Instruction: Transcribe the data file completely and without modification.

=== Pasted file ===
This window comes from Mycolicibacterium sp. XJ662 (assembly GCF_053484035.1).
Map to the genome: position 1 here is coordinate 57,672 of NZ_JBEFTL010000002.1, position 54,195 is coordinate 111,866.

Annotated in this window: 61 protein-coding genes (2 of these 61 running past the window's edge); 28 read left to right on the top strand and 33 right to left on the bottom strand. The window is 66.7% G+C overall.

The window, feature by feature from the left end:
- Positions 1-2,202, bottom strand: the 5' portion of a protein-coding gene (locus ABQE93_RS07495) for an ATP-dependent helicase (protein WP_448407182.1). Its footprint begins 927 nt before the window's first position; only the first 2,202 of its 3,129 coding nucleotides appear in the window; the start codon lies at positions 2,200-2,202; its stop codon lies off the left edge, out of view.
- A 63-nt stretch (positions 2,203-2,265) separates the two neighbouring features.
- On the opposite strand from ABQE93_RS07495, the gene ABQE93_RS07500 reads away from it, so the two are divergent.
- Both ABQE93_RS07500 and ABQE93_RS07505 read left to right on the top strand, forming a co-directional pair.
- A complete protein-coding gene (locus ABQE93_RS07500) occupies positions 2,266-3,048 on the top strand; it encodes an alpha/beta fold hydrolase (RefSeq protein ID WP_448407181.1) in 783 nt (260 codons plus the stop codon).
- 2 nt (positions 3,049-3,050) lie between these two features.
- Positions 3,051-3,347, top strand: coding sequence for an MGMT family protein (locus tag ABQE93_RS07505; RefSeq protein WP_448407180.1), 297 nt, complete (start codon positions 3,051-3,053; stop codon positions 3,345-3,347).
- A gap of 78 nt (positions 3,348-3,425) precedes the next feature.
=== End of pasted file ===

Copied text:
This window comes from Mycolicibacterium sp. XJ662 (assembly GCF_053484035.1).
Map to the genome: position 1 here is coordinate 57,672 of NZ_JBEFTL010000002.1, position 54,195 is coordinate 111,866.

Annotated in this window: 61 protein-coding genes (2 of these 61 running past the window's edge); 28 read left to right on the top strand and 33 right to left on the bottom strand. The window is 66.7% G+C overall.

The window, feature by feature from the left end:
- Positions 1-2,202, bottom strand: the 5' portion of a protein-coding gene (locus ABQE93_RS07495) for an ATP-dependent helicase (protein WP_448407182.1). Its footprint begins 927 nt before the window's first position; only the first 2,202 of its 3,129 coding nucleotides appear in the window; the start codon lies at positions 2,200-2,202; its stop codon lies off the left edge, out of view.
- A 63-nt stretch (positions 2,203-2,265) separates the two neighbouring features.
- On the opposite strand from ABQE93_RS07495, the gene ABQE93_RS07500 reads away from it, so the two are divergent.
- Both ABQE93_RS07500 and ABQE93_RS07505 read left to right on the top strand, forming a co-directional pair.
- A complete protein-coding gene (locus ABQE93_RS07500) occupies positions 2,266-3,048 on the top strand; it encodes an alpha/beta fold hydrolase (RefSeq protein ID WP_448407181.1) in 783 nt (260 codons plus the stop codon).
- 2 nt (positions 3,049-3,050) lie between these two features.
- Positions 3,051-3,347, top strand: coding sequence for an MGMT family protein (locus tag ABQE93_RS07505; RefSeq protein WP_448407180.1), 297 nt, complete (start codon positions 3,051-3,053; stop codon positions 3,345-3,347).
- A gap of 78 nt (positions 3,348-3,425) precedes the next feature.